Average values of soil-to-grain RCs TF in this study was 0.010 in both 2012–2013 and 2013–2014 growing seasons (Table 1). Typical TF for cereals are 0.021 (95% confidence intervals 0.0017–0.25), 0.014 (0.00045–0.42), 0.011 (0.00057–0.21) and 0.043 (0.0038–0.49) for sand, loam, clay and organic, respectively30. International Atomic Energy Agency has also reported the TF in cereals in temperate environment, which are 0.039 (minimum-maximum 0.002–0.66), 0.020 (0.0008–0.20), 0.011 (0.0002–0.09) and 0.043 (0.010–0.73) for sand, loam, clay and organic, respectively31. The field conducted our study was loamy clay texture, and the TF values were similar to those previously reported for clay and loam. As the factor affecting to RC transfer from soil to plant, soil exchangeable (plant-available) RCs concentration has had significant positive correlation with RCs concentration in buckwheat cultivated in the field in Fukushima prefecture16. Exchangeable RCs in soil can be adsorbed to the frayed edge sites of clay minerals32,33,34, and RCs adsorbed to clay minerals becomes difficult to be absorbed by roots of plant. Matsunaga et al. has surmised that the majority of 137Cs in the soil is fixed to the soil constituents within three months after the release of 137Cs into the environment by using the soils collected from croplands and grasslands in Fukushima prefecture35. In addition, Takeda et al. has also reported that the exchangeable 137Cs proportion in soils represents exponentially decrease (from 72% to 22%) during 100 days after the addition of soluble 137Cs, and is approximately constant after 100 days with the incubation experiment using the Andosol samples collected in Aomori prefecture in Japan36. Similar TFs in 2012–2013 and 2013–2014 growing seasons in this study would indicate that the rapid fixation of the majority of RCs had completed in the field at the start of experiment (November, 2012). On the other hand, Manaka et al. has observed the moderate decreasing trends in proportion of exchangeable 137Cs over six years in Fukushima forest soils37. Consequently, it is expected that the TF in the field used in this study is kept at constant level with moderate decrease in case of wheat cultivation with similar conditions in the future. It has also been revealed that soil-to-grain RCs transfer is affected by the other soil properties such as ExK content, organic matter, CEC, pH etc38,39.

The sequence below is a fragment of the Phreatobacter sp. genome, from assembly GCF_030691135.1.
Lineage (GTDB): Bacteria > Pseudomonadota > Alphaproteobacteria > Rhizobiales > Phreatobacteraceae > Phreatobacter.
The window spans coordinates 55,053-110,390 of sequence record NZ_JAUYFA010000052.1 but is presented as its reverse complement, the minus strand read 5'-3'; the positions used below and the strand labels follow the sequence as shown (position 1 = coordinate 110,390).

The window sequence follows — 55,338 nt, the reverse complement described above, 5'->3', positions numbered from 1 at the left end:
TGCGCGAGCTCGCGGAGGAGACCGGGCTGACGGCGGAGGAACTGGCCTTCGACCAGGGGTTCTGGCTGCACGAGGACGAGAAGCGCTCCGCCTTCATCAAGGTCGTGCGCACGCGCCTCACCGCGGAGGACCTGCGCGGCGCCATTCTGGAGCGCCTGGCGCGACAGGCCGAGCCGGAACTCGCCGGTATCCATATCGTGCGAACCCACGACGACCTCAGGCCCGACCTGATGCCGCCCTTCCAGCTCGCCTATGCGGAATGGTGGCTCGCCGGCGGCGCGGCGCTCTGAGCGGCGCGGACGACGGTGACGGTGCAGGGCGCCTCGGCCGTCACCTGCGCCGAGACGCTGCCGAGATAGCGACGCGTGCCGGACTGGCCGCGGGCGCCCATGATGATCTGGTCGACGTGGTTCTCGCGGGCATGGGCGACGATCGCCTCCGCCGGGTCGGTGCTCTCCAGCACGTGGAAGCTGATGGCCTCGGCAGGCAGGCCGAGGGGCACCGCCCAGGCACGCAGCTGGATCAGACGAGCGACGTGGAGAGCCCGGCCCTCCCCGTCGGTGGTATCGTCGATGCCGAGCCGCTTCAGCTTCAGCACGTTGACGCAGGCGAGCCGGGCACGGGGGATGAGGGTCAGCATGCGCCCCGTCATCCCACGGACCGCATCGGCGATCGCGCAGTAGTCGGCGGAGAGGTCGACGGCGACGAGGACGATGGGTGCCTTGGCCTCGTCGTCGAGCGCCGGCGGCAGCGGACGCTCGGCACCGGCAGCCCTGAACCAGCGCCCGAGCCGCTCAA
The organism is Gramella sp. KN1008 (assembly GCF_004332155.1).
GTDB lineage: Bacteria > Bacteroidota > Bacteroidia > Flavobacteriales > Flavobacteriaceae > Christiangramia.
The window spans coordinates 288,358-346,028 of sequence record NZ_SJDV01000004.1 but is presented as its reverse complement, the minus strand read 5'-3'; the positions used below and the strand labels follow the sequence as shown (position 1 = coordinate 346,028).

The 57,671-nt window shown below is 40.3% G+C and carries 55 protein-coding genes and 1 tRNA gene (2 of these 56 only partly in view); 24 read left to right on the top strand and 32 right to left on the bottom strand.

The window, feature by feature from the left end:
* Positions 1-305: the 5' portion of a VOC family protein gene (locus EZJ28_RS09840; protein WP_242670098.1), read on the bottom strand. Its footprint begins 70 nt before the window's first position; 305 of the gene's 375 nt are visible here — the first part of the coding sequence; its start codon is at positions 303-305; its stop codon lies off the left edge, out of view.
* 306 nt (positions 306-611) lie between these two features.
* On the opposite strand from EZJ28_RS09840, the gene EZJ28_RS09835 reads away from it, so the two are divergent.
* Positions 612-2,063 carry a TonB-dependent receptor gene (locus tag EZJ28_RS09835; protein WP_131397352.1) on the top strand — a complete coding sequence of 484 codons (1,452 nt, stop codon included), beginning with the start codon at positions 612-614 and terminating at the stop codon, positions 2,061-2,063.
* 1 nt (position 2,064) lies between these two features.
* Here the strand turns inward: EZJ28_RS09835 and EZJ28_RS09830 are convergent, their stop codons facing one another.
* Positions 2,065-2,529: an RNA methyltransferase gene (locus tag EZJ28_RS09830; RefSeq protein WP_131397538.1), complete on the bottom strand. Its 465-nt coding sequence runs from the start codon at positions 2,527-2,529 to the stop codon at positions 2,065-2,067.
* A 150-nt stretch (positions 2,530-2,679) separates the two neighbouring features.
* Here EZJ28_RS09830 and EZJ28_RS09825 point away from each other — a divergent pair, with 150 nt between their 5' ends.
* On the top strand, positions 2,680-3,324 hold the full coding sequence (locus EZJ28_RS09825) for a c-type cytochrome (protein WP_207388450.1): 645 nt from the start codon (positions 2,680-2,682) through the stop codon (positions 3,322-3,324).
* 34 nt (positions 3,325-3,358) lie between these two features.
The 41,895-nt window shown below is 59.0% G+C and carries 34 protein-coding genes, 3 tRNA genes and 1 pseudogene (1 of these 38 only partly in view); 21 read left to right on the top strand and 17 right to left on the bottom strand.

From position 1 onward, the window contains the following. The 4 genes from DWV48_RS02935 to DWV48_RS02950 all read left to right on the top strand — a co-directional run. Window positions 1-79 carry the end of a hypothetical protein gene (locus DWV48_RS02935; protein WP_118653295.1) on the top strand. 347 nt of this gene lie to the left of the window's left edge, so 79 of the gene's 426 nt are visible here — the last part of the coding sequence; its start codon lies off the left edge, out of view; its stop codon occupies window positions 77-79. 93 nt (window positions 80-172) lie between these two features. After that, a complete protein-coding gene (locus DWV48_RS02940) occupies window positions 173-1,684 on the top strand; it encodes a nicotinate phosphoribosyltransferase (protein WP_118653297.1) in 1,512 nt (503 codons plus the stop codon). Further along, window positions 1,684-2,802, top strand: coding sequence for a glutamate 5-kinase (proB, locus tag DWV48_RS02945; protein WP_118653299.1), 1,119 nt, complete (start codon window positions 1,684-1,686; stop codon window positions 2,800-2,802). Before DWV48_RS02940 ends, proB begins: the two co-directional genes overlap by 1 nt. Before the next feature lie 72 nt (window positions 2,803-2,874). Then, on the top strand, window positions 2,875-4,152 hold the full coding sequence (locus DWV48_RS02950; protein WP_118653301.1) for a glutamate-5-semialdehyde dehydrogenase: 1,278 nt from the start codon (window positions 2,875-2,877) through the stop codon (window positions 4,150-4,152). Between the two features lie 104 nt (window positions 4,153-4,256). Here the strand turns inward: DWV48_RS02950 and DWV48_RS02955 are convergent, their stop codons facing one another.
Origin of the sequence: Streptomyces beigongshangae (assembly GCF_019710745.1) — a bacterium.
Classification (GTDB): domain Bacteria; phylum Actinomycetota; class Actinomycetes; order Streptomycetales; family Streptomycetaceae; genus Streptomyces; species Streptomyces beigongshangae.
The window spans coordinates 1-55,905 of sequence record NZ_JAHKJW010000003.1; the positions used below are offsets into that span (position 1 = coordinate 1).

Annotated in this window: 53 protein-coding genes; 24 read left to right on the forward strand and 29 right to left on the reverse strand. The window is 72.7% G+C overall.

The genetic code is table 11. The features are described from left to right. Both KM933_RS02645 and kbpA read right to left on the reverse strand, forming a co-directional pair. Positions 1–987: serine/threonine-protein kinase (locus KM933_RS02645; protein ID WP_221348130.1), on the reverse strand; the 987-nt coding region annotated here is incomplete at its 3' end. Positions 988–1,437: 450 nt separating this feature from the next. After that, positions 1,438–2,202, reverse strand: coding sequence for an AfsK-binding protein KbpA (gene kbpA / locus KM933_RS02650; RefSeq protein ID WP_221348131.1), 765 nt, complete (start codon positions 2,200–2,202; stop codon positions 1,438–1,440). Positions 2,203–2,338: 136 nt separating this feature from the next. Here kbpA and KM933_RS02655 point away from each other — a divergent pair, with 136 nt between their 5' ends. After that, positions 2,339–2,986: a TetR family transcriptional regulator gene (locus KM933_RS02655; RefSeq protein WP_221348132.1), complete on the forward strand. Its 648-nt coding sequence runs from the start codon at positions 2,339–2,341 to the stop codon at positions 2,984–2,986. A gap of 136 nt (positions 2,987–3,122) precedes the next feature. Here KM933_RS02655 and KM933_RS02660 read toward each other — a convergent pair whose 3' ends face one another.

The soil RCs concentration and ExK content in the field measured every 1.4 m2 (bulk soil collected at 10 points per area, with 280 total areas) showed approximately twofold (CV = 0.12) and fourfold (CV = 0.23) differences, respectively (Figs. 1, 3 and 4). Saito et al. reported that the RCs deposition in soil was heterogeneous, varying greatly even within a small area (9.0 m2, n = 5), and the CVs of the RCs concentrations for five soil samples collected at one location averaged 0.3640. Tsuiki and Maeda also showed large variations in soil RCs concentrations in a particular pasture (CV = 0.12, 144 m2, n = 144) and meadow (CV = 0.08, 500 m2, n = 25)41. The field used in this study could have had considerable variation in RCs concentration. However, the variation might have been reduced by tillage prior to cultivation18. Blanchet et al. suggested that the distribution of available soil K forms in the upper soil layer (0–20 cm) is influenced by land uses, such as agricultural practices42. Before the accident at the TEPCO’s FDNNP in 2011, the experimental field used in this study was a rice paddy field. In paddy fields, irrigation water flows from the inlet to outlet. The soil ExK content was relatively low around the irrigation water inlet. The variability in the soil ExK content may reflect the past flow of the irrigation water in this field.